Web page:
One missing vote out of millions, yet it mattered. Hands went up. Why such a big deal?

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Planes, trains (of thought) and automobiles

I missed my grandfather’s 102nd birthday celebration on Sunday because of mechanical problems on an airplane in Providence, R.I.

There was, in that, a fleeting shadow of the transcendental.

When my grandfather was born, there was no such thing as a commercial airplane flight. The Wright Brothers, in fact, were not only alive and kicking, but working for the U.S. military.

The first Wright Brothers’ airplanes did not need batteries once the ignition was triggered. Not so for the Embraer MD-88. The one scheduled to start my trip home had dead batteries at 6 a.m. And, apparently, it takes 5 hours for Delta to rectify such a situation.

In this case, we were informed, the delay came in needing to send to just outside Boston, near Concord, Mass., 60 miles away, for the replacement batteries. What they neglected to tell us was that word was sent to Boston via bicycle messenger, and the batteries transported to Providence by none other than Boston Red Sox slugger David Ortiz at a lilting walk.

Had Paul Revere taken so long, the British already would have come.

Unless they had booked on Delta.

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Footprints of a wandering mind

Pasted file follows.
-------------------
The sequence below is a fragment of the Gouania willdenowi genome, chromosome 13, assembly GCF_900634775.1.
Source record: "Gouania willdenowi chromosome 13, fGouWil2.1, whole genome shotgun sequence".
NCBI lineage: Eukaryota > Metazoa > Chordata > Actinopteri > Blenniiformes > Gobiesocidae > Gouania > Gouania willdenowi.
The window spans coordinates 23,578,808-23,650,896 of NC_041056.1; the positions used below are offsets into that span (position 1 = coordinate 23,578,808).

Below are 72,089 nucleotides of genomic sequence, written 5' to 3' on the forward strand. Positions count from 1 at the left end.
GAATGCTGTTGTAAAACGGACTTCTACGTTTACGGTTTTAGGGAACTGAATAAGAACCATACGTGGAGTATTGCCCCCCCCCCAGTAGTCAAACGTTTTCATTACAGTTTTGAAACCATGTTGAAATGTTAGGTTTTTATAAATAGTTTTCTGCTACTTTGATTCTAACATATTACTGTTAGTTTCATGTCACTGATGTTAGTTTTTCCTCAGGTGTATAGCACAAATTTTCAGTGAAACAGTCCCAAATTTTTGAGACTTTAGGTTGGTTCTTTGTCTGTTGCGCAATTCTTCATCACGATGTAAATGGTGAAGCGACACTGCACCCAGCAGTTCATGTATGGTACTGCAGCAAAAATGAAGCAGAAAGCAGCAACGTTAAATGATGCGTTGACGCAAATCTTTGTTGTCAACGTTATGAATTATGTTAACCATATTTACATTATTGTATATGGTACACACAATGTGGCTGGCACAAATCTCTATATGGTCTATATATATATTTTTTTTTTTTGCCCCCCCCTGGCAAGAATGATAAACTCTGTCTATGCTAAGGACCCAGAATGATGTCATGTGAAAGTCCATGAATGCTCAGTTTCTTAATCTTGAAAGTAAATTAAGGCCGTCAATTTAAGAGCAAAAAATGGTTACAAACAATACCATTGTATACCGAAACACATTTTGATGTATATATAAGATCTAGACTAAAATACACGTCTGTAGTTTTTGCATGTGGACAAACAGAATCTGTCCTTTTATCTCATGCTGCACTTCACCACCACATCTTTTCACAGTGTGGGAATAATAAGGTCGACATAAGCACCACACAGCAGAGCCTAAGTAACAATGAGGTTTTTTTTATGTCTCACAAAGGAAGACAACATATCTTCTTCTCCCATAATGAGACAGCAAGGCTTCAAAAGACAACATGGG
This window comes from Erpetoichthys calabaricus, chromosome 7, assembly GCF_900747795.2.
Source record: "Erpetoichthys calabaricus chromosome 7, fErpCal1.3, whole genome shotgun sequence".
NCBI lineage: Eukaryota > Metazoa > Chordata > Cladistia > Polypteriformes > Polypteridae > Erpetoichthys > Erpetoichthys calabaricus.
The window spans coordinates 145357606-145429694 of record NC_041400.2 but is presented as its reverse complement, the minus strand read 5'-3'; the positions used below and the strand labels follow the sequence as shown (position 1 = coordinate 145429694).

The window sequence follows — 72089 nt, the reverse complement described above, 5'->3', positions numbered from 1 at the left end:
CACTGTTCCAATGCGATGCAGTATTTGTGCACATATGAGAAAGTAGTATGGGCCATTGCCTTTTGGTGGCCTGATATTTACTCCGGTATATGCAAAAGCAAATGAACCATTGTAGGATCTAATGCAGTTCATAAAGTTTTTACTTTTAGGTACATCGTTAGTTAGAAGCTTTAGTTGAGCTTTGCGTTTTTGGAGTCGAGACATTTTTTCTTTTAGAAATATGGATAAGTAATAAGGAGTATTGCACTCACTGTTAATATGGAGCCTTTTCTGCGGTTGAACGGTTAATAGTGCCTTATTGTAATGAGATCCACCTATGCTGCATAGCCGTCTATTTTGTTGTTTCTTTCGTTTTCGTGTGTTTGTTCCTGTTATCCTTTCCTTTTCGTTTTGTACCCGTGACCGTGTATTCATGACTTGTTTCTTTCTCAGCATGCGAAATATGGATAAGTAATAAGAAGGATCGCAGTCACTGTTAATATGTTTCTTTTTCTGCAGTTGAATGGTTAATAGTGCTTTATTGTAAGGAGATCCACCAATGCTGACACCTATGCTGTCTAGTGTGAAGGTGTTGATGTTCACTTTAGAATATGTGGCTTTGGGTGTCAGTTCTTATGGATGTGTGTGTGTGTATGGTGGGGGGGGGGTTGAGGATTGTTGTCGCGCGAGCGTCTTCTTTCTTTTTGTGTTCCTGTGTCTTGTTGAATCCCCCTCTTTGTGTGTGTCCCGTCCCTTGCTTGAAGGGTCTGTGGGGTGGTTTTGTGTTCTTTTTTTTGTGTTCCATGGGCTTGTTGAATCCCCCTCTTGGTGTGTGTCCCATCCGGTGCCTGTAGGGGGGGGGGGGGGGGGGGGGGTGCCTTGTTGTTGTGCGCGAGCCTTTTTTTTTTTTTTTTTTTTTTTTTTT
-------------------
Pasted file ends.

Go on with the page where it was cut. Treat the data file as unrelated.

I’m not big on New Year’s resolutions. In fact, I don’t make them. I intended to make an exception this year when a local magazine asked me to submit a few, and I did take a thoughtful stab at it, but to no good purpose. I am, it seems, resolute, in my anti-resolution stance.

My recent resolve has nothing to do with New Year’s. I have been trying lately to pay attention to where my mind is going when it wanders, and to focus less on bringing it back to where I want it than in following to see where it goes. Often it goes back. Sometimes it goes nowhere. In the absence of other things, you will find some of its wanderings here. As in the following . . .

* * *

Something got loose in the dishwasher last night. It was beating in time with the machine, a deep thump against the waterproof wall, like a primitive rainforest drum pounding out a prayer.

No, I wasn’t under the influence when, for a flash, I pictured the dishes dancing inside, spoons splashing.

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Christmas recollection: Santa Scores

I usually try to post a little extra on here at Christmastime, but haven’t gotten around to it this year. So to kick things off, this column I wrote in the Christmas Eve, 2007, edition of The Courier-Journal

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By ERIC CRAWFORD
Dec. 24, 2007

Dear Santa,

I’ve not written you for a long while, I know.

I’m only writing now because I should have written this long ago, but didn’t.